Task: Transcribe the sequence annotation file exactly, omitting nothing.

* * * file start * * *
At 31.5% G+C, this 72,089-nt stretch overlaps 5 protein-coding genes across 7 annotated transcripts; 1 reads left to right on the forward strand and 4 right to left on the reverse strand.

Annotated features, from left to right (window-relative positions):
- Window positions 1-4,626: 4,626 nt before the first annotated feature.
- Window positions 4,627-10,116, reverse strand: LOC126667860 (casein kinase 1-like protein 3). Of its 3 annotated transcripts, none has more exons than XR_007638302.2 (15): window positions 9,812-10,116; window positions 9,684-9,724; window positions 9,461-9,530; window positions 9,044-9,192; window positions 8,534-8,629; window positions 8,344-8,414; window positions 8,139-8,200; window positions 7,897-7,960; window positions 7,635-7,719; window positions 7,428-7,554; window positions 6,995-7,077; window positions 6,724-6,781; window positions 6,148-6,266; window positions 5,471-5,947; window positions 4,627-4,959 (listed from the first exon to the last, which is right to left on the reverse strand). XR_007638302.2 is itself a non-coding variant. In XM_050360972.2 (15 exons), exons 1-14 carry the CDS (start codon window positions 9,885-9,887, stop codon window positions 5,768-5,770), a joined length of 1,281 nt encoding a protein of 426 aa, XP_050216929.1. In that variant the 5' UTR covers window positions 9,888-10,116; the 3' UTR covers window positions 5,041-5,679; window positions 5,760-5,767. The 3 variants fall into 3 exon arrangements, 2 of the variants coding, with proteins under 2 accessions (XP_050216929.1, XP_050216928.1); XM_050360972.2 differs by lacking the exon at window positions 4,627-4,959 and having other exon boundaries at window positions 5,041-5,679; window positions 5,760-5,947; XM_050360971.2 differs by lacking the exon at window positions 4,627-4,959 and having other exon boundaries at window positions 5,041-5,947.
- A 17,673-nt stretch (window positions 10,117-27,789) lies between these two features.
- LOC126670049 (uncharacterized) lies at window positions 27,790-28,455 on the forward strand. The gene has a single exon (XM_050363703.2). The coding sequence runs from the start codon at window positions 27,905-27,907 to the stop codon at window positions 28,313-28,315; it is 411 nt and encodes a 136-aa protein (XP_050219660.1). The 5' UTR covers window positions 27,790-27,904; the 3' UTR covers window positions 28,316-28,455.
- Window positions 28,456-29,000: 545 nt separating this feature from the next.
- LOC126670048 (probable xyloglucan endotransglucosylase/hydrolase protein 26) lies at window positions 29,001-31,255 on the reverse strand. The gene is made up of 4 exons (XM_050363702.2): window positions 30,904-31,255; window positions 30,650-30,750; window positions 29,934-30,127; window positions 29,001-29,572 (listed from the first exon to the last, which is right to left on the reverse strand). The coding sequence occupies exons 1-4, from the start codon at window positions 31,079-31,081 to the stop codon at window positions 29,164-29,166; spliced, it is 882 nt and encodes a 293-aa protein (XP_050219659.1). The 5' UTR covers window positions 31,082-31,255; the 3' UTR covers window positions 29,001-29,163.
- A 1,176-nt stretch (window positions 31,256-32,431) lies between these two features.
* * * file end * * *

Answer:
At 31.5% G+C, this 72,089-nt stretch overlaps 5 protein-coding genes across 7 annotated transcripts; 1 reads left to right on the forward strand and 4 right to left on the reverse strand.

Annotated features, from left to right (window-relative positions):
- Window positions 1-4,626: 4,626 nt before the first annotated feature.
- Window positions 4,627-10,116, reverse strand: LOC126667860 (casein kinase 1-like protein 3). Of its 3 annotated transcripts, none has more exons than XR_007638302.2 (15): window positions 9,812-10,116; window positions 9,684-9,724; window positions 9,461-9,530; window positions 9,044-9,192; window positions 8,534-8,629; window positions 8,344-8,414; window positions 8,139-8,200; window positions 7,897-7,960; window positions 7,635-7,719; window positions 7,428-7,554; window positions 6,995-7,077; window positions 6,724-6,781; window positions 6,148-6,266; window positions 5,471-5,947; window positions 4,627-4,959 (listed from the first exon to the last, which is right to left on the reverse strand). XR_007638302.2 is itself a non-coding variant. In XM_050360972.2 (15 exons), exons 1-14 carry the CDS (start codon window positions 9,885-9,887, stop codon window positions 5,768-5,770), a joined length of 1,281 nt encoding a protein of 426 aa, XP_050216929.1. In that variant the 5' UTR covers window positions 9,888-10,116; the 3' UTR covers window positions 5,041-5,679; window positions 5,760-5,767. The 3 variants fall into 3 exon arrangements, 2 of the variants coding, with proteins under 2 accessions (XP_050216929.1, XP_050216928.1); XM_050360972.2 differs by lacking the exon at window positions 4,627-4,959 and having other exon boundaries at window positions 5,041-5,679; window positions 5,760-5,947; XM_050360971.2 differs by lacking the exon at window positions 4,627-4,959 and having other exon boundaries at window positions 5,041-5,947.
- A 17,673-nt stretch (window positions 10,117-27,789) lies between these two features.
- LOC126670049 (uncharacterized) lies at window positions 27,790-28,455 on the forward strand. The gene has a single exon (XM_050363703.2). The coding sequence runs from the start codon at window positions 27,905-27,907 to the stop codon at window positions 28,313-28,315; it is 411 nt and encodes a 136-aa protein (XP_050219660.1). The 5' UTR covers window positions 27,790-27,904; the 3' UTR covers window positions 28,316-28,455.
- Window positions 28,456-29,000: 545 nt separating this feature from the next.
- LOC126670048 (probable xyloglucan endotransglucosylase/hydrolase protein 26) lies at window positions 29,001-31,255 on the reverse strand. The gene is made up of 4 exons (XM_050363702.2): window positions 30,904-31,255; window positions 30,650-30,750; window positions 29,934-30,127; window positions 29,001-29,572 (listed from the first exon to the last, which is right to left on the reverse strand). The coding sequence occupies exons 1-4, from the start codon at window positions 31,079-31,081 to the stop codon at window positions 29,164-29,166; spliced, it is 882 nt and encodes a 293-aa protein (XP_050219659.1). The 5' UTR covers window positions 31,082-31,255; the 3' UTR covers window positions 29,001-29,163.
- A 1,176-nt stretch (window positions 31,256-32,431) lies between these two features.